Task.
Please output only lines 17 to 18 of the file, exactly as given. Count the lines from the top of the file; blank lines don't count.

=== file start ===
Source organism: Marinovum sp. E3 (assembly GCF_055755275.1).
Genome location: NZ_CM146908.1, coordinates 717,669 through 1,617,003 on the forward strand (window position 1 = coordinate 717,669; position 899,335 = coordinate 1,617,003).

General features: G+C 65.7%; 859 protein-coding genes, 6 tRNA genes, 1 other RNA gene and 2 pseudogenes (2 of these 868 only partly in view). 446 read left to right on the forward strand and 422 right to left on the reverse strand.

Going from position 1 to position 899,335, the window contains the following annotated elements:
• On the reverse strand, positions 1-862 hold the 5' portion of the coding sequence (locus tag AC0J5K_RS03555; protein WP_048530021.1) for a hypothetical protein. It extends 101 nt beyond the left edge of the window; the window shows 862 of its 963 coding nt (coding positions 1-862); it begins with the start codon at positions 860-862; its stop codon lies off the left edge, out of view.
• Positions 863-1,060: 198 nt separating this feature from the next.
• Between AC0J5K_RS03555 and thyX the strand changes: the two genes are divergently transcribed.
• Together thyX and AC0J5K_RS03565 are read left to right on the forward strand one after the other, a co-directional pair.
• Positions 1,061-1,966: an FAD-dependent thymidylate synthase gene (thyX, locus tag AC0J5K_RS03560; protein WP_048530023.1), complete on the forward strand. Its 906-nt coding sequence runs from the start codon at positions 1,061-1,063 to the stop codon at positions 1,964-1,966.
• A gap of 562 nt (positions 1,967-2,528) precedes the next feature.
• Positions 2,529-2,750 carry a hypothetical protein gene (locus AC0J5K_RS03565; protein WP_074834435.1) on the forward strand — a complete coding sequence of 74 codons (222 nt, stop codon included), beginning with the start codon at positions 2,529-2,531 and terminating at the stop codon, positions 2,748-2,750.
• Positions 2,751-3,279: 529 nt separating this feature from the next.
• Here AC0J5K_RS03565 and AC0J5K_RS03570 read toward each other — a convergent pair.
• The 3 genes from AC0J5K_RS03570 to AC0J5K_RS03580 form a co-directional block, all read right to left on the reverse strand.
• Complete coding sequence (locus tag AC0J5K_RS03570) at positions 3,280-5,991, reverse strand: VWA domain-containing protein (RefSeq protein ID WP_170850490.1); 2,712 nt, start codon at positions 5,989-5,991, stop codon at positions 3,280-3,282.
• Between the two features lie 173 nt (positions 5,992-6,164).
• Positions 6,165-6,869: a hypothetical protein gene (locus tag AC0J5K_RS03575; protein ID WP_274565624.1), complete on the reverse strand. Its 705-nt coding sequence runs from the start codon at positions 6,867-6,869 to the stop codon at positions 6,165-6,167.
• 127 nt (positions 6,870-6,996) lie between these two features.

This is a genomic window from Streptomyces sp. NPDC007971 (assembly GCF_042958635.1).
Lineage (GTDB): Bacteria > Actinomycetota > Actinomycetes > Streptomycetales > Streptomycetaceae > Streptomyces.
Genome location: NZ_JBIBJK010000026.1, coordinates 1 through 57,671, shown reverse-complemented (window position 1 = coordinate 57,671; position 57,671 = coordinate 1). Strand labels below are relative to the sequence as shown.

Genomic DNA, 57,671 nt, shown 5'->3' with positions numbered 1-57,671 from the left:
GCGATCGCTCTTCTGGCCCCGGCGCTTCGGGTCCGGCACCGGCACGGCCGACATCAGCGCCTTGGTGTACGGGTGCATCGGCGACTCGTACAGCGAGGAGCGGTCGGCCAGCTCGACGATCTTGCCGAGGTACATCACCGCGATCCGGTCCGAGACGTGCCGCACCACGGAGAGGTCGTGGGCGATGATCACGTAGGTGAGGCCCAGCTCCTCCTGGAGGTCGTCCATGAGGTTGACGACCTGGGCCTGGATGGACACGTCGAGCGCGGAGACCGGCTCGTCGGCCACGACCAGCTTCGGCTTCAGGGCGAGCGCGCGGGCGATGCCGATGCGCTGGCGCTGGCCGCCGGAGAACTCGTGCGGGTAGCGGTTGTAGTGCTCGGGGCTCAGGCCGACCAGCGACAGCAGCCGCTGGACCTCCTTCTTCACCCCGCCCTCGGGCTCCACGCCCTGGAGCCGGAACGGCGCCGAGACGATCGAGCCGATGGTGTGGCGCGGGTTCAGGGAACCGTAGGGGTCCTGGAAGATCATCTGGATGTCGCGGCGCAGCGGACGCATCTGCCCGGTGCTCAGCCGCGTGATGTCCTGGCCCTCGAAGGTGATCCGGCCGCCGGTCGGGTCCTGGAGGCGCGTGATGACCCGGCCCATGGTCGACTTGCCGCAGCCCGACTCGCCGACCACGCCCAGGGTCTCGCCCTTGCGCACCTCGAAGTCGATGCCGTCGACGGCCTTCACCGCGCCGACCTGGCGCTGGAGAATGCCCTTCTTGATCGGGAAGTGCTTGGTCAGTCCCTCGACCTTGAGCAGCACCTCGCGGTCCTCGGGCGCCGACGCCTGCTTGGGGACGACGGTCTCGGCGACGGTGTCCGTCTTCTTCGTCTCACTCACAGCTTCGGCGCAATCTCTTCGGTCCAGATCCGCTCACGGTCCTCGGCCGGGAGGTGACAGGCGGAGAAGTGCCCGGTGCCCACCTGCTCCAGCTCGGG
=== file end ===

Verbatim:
• Positions 6,165-6,869: a hypothetical protein gene (locus tag AC0J5K_RS03575; protein ID WP_274565624.1), complete on the reverse strand. Its 705-nt coding sequence runs from the start codon at positions 6,867-6,869 to the stop codon at positions 6,165-6,167.
• 127 nt (positions 6,870-6,996) lie between these two features.